Swans Commentary » swans.com October 5, 2009  



We Are A Fat Country!
Obesity-related Medicare Expenses are Emaciating us Financially


by Raju Peddada





"Thou seest I have more flesh than another man, and therefore more frailty."
—William Shakespeare (1564-1616)
"There is no need to worry about mere size. We do not necessarily respect a fat man more than a thin man. Sir Isaac Newton was much smaller than a Hippopotamus, but we do not on that account value him less."
—Bertrand Russell (1872-1970)


(Swans - October 5, 2009)   I want to begin this essay by tendering my earnest apologies at the outset to all you obese folks who suffer this malady congenitally or due to a pre-existing medical condition, and that is invariably beyond your control. This writing is the on those corpulent folks with little or no self regulation or discipline, who have voluntarily burdened the rest of us with their medical problems that will run into around $150 billion per year, from here on out. Sixty-five point two percent of the US population is fat according to the Centers for Disease Control and Prevention. This is an unpleasant subject, and looking at fat, undisciplined, gluttonous people is even more unpleasant, so I am going to be brutally candid and politically incorrect in addressing this national epidemic.

What can I get you today?

Well, I'll have a big-stack double-cheese burger with extra large fries and coke.

Will that be all?

Hmm...remove the tomato, lettuce and onions...add extra cheese.

That'll be $8.98...please pull up to the next window, and thank you for the order.

This sedentary American, like thousands, never even stepped out of his car for the order. This is exactly why over 60% of us are the way we are, obese -- actually I take that back, why couch this with polite lexicon? These are sick fat fucks! If we are what we eat, then we sure have become pigs. It reminds me of a scene where parents of a young girl turn into insatiable pigs in mysterious place that "refurbishes" spirits -- from the animated masterpiece by Hayao Miyazaki Spirited Away. I wish I could think like Oliver Stone and concoct a conspiracy theory on the fatty collusion of the USDA, fast food industry, and the medical establishment to doom us into this physical impotency. But, I don't have to be a conspiracy theorist to be planted with this idea; this could be a fantastic reality already.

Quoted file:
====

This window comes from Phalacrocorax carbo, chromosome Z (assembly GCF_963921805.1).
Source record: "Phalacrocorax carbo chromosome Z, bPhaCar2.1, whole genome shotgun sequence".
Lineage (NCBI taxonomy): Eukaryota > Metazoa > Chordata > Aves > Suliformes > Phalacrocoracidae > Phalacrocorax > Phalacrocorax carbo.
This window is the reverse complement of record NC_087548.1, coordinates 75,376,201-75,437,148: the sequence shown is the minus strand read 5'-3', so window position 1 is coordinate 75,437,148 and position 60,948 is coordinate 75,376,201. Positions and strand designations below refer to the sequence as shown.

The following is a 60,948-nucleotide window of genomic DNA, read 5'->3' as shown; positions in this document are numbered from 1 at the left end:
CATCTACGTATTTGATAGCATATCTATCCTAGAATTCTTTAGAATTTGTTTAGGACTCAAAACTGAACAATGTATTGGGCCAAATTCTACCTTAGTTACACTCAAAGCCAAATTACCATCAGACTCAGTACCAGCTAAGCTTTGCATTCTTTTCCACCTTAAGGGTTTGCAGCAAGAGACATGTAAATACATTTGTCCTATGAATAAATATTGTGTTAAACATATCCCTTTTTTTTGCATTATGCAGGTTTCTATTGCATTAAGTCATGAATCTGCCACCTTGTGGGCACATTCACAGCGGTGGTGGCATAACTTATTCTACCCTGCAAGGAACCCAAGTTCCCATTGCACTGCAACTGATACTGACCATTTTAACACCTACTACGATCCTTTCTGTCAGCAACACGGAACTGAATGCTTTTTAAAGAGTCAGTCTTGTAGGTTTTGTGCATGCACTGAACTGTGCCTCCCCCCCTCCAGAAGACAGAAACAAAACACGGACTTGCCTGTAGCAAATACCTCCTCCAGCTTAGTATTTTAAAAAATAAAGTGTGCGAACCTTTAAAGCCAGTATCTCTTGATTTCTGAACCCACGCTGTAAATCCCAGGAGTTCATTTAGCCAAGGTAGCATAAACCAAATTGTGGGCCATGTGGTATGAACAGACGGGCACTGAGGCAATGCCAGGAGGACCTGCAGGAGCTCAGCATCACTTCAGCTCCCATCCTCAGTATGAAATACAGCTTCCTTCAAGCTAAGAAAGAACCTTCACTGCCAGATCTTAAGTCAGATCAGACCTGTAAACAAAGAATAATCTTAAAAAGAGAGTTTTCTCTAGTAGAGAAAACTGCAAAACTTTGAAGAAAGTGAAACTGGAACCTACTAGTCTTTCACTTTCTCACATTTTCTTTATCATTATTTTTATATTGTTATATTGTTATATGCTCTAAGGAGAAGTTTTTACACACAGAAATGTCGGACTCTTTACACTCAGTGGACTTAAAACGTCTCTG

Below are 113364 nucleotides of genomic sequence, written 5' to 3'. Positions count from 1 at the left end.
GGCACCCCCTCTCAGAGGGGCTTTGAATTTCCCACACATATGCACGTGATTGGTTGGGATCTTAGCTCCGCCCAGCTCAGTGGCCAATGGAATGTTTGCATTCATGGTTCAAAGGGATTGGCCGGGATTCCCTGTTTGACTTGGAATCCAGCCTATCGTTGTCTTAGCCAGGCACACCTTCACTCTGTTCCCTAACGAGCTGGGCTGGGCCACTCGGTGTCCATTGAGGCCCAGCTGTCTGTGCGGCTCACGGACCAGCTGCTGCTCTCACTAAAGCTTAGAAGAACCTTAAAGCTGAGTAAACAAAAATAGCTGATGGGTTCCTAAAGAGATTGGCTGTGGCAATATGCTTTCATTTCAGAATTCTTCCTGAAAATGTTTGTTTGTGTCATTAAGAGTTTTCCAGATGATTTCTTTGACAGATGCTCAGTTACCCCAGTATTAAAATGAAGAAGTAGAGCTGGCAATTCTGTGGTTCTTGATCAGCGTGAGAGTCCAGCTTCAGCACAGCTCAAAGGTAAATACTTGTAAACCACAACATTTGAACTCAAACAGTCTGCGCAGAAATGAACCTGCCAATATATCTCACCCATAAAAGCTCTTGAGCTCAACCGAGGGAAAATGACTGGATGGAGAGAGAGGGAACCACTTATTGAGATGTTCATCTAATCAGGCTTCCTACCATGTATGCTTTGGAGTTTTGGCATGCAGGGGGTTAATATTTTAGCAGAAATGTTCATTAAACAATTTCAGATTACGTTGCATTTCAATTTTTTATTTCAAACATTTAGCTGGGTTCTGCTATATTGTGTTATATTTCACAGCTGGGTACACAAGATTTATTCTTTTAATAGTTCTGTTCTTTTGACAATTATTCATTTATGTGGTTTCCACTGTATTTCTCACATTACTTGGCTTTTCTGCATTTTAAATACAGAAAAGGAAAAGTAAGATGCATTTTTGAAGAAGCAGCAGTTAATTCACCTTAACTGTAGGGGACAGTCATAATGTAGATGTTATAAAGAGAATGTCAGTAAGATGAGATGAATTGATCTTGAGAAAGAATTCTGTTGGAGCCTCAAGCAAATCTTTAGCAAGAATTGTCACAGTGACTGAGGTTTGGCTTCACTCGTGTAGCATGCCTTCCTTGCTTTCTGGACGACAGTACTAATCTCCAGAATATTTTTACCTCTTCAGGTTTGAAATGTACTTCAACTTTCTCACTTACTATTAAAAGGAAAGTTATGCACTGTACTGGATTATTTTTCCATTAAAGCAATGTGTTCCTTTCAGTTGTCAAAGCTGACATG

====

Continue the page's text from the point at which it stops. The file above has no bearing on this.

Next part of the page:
Folks, I hate to be graphic, but please give me a chance here to speak my mind. I was sitting in the Woodfield Mall in Schaumburg last week, waiting for my wife and kids to be done with their shopping. As I glanced around, I saw seven out of ten people in my seventy millimeter view to be fat. Then as I panned around taking in the scene, I saw the fattest ones sitting and enjoying these things: Hot Cinnamon Rolls (I could smell those from a distance of 20 feet), many had cheese pretzels with sodas, and some with butter scones and Frappucinos topped with whipped cream, and most with some sort of candy.

As I was contemplating this view, I was inadvertently pulled into the nasty reality of being fat. Abruptly my view was eclipsed by a very fat billowing body passing three feet from me. Parts of the body moved independently of this person's control. As this abomination walked by, I was enveloped in a strange foul smell that I could not decode. My forward-leaning body jerked back reflexively from this invasion. I kept trying to analyze what it was that produced this strange smell. It was familiar, but was interpolated with other odors. Then it dawned on me. I smelled stale sweat, feces, and perfume; a whiff of this surreal alchemy was beyond repugnant. I started to have a visual-graphic attack, and they usually come when my personal space is violated by odors and visual incongruity.